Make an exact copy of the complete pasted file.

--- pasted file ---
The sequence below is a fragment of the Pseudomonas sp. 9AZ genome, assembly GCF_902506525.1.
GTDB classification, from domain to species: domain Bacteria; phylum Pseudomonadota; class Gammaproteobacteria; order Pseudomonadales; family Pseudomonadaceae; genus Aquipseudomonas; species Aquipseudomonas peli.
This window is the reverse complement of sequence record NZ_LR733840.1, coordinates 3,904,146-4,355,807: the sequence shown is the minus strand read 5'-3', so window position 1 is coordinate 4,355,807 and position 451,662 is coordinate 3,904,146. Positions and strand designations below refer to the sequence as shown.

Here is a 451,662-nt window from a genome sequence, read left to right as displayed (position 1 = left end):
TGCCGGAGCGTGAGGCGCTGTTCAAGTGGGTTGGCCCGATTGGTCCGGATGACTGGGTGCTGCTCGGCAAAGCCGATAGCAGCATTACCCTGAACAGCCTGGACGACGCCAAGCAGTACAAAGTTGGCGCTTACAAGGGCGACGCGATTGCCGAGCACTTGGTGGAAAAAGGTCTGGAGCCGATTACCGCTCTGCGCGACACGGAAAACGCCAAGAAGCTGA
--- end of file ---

The sequence below is a fragment of the Pseudomonas sp. 9AZ genome, assembly GCF_902506525.1.
GTDB classification, from domain to species: domain Bacteria; phylum Pseudomonadota; class Gammaproteobacteria; order Pseudomonadales; family Pseudomonadaceae; genus Aquipseudomonas; species Aquipseudomonas peli.
This window is the reverse complement of sequence record NZ_LR733840.1, coordinates 3,904,146-4,355,807: the sequence shown is the minus strand read 5'-3', so window position 1 is coordinate 4,355,807 and position 451,662 is coordinate 3,904,146. Positions and strand designations below refer to the sequence as shown.

Here is a 451,662-nt window from a genome sequence, read left to right as displayed (position 1 = left end):
TGCCGGAGCGTGAGGCGCTGTTCAAGTGGGTTGGCCCGATTGGTCCGGATGACTGGGTGCTGCTCGGCAAAGCCGATAGCAGCATTACCCTGAACAGCCTGGACGACGCCAAGCAGTACAAAGTTGGCGCTTACAAGGGCGACGCGATTGCCGAGCACTTGGTGGAAAAAGGTCTGGAGCCGATTACCGCTCTGCGCGACACGGAAAACGCCAAGAAGCTGA